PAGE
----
April’s research involved visiting the Marienfelde Refugee Center in Berlin where 1.3 million people passed through between 1953 and 1990 as a necessary step in their journey to become free and legal West German citizens. The Center became necessary and funded by the West German government after the East German government sealed off the intra-German border in May 1952. Because of this action, Berlin became the only the only possible escape to the West, and in 1953 alone, over 300,000 people escaped via that route. However, after the East Germans built the Berlin Wall in 1961, traffic to Marienfelde is halted until the 1980s when exit visas are issued to East Germans again and more people go to the refugee center where the occupancy rates rise to a peak in 1989. This exodus comes to an end with German reunification. Until 2010, the former emergency refugee camp served as Berlin’s reception center for ethnic German migrants. Today it provides transitional accommodation for refugees around the world.
Although the West German government provided shelter and care for the refugees at Marienfelde, the process of becoming a recognized political refugee proved to be a lengthy and cumbersome process that involved among other things, a physical exam, and multiple interviews with governmental agencies that often-lasted weeks or months. While it was not a criminal offense to bypass the Refugee Center when fleeing the East, the government only granted residence permits to live in West Germany to those who had completed this burdensome step. Official recognition brought significant benefits including a right to housing, and help finding work. The West German government often flew the new citizens to their new homes in another party of Germany.
The illegal applicants, or those applications which had been denied were not given any help settling into society. Anyone who could satisfy the assessment committees that he or she had fled from danger to life was granted the legal status of a political refugee. West Germany had to be especially strict about whom and how many refugees they could allow into the country because there were limited resources, and in addition to those attempting to flee from East Germany, millions of Germans that had been expelled from other European countries following the war had to be assimilated and accommodated as well. Additionally, and perhaps more importantly, the West German government hoped to weaken the East German government and wanted its political opponents to stay there and only seek refugee in the West in emergencies, which they defined that only those who were politically persecuted.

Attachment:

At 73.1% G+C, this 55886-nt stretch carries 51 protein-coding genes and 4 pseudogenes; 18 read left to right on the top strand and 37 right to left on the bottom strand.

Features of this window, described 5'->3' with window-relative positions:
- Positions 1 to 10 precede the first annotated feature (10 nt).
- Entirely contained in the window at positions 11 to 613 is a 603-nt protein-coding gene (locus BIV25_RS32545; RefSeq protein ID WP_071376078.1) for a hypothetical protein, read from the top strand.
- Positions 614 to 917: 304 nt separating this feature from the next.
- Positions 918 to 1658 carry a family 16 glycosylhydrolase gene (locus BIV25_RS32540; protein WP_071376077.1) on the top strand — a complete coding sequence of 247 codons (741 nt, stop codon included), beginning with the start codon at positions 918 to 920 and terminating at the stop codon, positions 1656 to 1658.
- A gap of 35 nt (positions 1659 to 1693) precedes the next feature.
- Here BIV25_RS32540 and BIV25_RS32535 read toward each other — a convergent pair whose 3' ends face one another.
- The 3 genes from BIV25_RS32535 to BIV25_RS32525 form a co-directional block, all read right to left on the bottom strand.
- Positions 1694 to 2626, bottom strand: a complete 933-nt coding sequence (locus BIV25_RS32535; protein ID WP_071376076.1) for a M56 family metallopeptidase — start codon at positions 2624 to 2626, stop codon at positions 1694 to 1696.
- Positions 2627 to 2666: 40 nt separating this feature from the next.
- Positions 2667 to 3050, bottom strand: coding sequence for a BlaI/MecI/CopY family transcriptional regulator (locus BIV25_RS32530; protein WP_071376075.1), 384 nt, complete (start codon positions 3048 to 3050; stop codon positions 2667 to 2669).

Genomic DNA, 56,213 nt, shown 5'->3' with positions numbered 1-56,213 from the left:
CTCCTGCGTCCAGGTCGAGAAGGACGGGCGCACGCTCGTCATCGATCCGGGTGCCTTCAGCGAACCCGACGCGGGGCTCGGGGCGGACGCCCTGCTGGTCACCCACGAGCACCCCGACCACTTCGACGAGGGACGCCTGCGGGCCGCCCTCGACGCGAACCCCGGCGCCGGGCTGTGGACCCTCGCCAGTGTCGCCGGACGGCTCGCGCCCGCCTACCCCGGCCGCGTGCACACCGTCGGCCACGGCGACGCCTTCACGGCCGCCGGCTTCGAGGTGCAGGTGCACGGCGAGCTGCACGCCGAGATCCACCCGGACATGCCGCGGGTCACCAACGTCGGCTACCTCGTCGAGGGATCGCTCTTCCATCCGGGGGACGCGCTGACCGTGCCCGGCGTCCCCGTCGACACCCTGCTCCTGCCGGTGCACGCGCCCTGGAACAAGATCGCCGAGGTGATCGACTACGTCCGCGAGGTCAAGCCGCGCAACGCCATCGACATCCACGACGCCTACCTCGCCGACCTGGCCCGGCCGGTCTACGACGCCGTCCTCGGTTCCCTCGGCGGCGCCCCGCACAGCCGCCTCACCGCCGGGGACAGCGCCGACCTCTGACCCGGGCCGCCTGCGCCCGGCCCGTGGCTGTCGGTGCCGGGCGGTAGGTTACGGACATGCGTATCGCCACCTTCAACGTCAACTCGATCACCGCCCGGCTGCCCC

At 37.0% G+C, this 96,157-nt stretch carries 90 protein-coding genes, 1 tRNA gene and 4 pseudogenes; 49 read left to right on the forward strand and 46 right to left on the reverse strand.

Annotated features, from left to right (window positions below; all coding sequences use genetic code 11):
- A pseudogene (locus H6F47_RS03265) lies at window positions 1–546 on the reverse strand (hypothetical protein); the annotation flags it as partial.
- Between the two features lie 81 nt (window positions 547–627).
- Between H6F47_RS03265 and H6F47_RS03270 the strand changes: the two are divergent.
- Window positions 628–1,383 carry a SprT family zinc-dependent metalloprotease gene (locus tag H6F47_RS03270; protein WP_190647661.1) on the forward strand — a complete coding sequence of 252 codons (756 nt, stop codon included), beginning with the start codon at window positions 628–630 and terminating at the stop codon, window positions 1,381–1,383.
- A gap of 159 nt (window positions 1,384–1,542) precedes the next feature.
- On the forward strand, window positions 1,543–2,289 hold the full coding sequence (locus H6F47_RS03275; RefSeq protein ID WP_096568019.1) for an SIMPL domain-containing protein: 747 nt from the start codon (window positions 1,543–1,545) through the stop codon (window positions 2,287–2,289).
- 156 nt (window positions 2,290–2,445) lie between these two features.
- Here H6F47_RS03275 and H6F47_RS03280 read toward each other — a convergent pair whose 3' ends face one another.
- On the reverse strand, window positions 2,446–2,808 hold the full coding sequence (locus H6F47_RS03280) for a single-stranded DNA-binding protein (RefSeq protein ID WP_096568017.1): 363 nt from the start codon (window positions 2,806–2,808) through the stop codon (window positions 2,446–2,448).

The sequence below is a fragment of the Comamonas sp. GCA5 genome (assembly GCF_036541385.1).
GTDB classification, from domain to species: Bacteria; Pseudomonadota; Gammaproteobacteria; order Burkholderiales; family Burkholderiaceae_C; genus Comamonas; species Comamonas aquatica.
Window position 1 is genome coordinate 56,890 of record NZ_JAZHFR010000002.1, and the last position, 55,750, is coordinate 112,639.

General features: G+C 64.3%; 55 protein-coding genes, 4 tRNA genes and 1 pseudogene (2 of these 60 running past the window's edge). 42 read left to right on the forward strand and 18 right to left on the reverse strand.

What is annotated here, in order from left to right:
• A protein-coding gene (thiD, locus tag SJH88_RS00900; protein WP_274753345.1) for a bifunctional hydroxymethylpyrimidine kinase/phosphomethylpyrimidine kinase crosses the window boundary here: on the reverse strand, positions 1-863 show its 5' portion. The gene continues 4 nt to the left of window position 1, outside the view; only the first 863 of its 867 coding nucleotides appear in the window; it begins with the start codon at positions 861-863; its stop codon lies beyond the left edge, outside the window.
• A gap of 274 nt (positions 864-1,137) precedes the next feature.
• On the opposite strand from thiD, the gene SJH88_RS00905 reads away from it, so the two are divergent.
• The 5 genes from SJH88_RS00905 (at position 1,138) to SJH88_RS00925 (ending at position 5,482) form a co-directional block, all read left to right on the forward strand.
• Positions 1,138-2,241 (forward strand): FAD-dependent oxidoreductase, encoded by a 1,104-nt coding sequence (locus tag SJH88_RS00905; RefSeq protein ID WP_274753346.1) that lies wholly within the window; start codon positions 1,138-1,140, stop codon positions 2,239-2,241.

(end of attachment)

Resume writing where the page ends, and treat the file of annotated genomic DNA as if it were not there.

Today, the center is a nice museum, free to the public. One can hear stories of families that spent time in the center, see witness memorabilia such as suitcases, dolls, and a canoe someone had used to cross a canal and other interesting artifacts. There is also a unique display on the price artists such as Wolf Biermann and Rolf Schneider paid for their choices to leave. However, the most telling thing was an exhibit on the Stasi.
In 1989 the public learned for the first time the extent of the information accumulated by the Stasi. During the Cold War, they spied on approximately 6 million East Germans and thousands of West Germans. Records take up over 111 miles of space and gave insights into private lives of those observed and also made it possible to unmask one time informants. In 1991 the German Parliament passed a law which laid down the process for dealing with information collected from the Stasi, which among other things gave individuals the right to access their files.